John Wooders joined UTS in June 2011 from the University of Arizona. His personal web page can be accessed by clicking here.
Strategic behavior in games and markets, game theory, mixed-strategy Nash equilibrium, effect of seller reputation on auction prices, incentives of bidders to enter auctions, "mini-micro" foundations of competitive equilibrium
Bochet, O, Nikiforakis, N, Reuben, E, Wooders, J & Wooders, M 2020, 'An introduction to the second special issue commemorating works of James Andreoni, Theodore Bergstrom, Larry Blume, and Hal Varian', Journal of Public Economic Theory, vol. 22, no. 2, pp. 279-284.View/Download from: Publisher's site
Bochet, O, Nikiforakis, N, Reuben, E, Wooders, J & Wooders, M 2019, 'Introduction to the JPET special issues commemorating works of James Andreoni, Theodore Bergstrom, Larry Blume, and Hal Varian', Journal of Public Economic Theory, vol. 21, no. 5, pp. 799-803.View/Download from: Publisher's site
© 2019, Springer-Verlag GmbH Germany, part of Springer Nature. We characterize security strategies and payoffs for three mechanisms for dissolving partnerships: the Texas Shoot-Out, the K+ 1 auction, and the compensation auction. A security strategy maximizes a participant’s minimum payoff, and represents a natural starting point for analysis when a participant is either uncertain of the environment or uncertain of whether his rivals will play equilibrium. For the compensation auction, a dynamic dissolution mechanism, we introduce the notion of a perfect security strategy. Such a strategy maximizes a participant’s minimum payoff along every path of play. We show that while a player has many security strategies in the compensation auction, he has a unique perfect security strategy.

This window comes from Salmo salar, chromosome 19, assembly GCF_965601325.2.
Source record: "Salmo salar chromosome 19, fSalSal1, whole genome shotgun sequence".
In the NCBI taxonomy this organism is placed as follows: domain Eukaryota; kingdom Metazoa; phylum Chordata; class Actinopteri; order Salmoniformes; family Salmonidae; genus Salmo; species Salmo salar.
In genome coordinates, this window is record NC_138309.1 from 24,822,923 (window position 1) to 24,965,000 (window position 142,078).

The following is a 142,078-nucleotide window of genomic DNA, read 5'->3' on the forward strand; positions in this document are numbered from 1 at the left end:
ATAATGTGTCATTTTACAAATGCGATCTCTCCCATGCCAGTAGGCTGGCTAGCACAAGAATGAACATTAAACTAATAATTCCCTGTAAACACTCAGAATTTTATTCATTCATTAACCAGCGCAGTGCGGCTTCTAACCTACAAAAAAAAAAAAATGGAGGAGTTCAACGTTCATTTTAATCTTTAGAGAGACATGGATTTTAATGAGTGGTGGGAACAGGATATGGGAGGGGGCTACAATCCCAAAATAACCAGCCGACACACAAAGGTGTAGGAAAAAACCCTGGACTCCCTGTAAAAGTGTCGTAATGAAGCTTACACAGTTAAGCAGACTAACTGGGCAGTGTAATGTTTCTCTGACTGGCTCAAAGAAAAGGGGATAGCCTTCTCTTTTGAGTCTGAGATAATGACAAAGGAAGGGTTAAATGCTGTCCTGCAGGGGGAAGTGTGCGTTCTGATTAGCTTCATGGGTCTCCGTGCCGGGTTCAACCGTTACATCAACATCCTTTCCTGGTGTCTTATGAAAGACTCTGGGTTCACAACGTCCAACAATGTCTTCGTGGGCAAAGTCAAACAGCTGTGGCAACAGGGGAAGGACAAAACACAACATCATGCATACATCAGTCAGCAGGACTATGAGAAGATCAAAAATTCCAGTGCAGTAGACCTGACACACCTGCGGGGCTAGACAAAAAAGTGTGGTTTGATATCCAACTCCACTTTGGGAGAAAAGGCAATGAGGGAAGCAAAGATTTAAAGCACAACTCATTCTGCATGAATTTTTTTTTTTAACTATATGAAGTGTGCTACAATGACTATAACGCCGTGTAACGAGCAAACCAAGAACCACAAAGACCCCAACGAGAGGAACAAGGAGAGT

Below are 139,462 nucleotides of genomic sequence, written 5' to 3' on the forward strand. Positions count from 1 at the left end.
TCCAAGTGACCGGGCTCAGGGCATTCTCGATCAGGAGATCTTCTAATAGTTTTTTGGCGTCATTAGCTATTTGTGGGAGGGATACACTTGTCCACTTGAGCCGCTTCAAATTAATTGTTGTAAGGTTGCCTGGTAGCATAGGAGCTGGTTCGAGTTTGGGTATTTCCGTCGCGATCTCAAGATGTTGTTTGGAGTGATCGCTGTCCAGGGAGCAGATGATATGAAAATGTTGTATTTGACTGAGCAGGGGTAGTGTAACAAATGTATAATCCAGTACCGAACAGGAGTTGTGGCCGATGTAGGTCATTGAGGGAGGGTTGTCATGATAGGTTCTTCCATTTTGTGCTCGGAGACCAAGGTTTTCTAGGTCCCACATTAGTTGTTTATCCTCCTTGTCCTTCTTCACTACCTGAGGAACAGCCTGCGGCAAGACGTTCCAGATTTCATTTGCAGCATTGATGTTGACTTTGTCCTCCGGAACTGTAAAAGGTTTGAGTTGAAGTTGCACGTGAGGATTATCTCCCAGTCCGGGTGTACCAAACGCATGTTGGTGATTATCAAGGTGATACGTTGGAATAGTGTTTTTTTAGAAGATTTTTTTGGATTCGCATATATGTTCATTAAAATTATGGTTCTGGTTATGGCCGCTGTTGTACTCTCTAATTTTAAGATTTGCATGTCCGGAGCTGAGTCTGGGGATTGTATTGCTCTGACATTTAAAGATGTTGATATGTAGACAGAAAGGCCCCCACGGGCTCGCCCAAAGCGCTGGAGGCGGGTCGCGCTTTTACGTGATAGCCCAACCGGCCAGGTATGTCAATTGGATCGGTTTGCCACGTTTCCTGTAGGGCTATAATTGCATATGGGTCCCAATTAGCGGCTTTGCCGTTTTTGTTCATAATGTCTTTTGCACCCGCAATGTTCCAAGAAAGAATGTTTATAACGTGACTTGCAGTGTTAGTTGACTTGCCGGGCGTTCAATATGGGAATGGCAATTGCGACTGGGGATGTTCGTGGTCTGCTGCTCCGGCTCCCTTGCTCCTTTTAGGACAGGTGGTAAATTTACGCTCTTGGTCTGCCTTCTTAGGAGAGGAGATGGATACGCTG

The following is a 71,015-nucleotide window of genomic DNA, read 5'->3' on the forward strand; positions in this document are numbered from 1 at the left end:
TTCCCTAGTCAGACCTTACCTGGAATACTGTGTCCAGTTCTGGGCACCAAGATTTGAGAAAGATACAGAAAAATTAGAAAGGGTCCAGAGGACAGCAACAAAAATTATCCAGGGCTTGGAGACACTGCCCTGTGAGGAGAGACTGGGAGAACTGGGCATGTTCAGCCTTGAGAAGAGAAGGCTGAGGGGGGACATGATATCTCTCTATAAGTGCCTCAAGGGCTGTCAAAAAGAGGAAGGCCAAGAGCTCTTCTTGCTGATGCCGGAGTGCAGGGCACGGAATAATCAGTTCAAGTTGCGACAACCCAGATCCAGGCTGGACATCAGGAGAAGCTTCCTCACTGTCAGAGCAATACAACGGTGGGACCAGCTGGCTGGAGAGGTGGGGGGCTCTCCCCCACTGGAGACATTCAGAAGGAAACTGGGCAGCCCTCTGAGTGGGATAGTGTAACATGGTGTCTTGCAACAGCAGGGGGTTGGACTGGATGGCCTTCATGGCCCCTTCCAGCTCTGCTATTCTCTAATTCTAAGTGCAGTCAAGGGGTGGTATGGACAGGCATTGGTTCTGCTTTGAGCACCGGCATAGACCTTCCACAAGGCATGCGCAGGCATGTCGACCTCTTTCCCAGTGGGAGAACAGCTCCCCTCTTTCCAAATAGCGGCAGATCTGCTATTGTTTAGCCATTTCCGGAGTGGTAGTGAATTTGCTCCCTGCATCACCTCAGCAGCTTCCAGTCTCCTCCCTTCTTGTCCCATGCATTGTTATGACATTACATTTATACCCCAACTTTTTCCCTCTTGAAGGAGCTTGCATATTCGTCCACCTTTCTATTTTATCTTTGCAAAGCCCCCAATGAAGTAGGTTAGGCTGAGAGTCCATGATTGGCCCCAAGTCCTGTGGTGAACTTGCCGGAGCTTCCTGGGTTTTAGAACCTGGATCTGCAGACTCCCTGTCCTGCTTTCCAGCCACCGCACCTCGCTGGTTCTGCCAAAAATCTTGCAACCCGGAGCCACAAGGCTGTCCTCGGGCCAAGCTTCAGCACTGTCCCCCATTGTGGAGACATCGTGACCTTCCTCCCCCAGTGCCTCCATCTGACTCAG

© 2016, Springer-Verlag Berlin Heidelberg. When a decision maker is a member of multiple social groups, her actions may cause information to “spill over” from one group to another. We study the nature of these spillovers in an observational learning game where two groups interact via a common player, and where conventions emerge when players follow the decisions of the members of their own groups rather than their own private information. We show that: (i) if a convention develops in one group but not the other group, then the convention spills over via the common player; (ii) when conventions disagree, then the common player’s decision breaks the convention in one group; and (iii) when no convention has developed, then the common player’s decision triggers the same convention in both groups. We also show that information spillovers may reduce welfare, and we investigate the surplus-maximizing timing of spillovers.
We show that risk aversion raises the public reserve price above the seller’s cost , but lowers the secret reserve price below the revenue maximizing reserve price . Further, . Hence, for a risk averse seller, public and secret reserve prices are ordered: .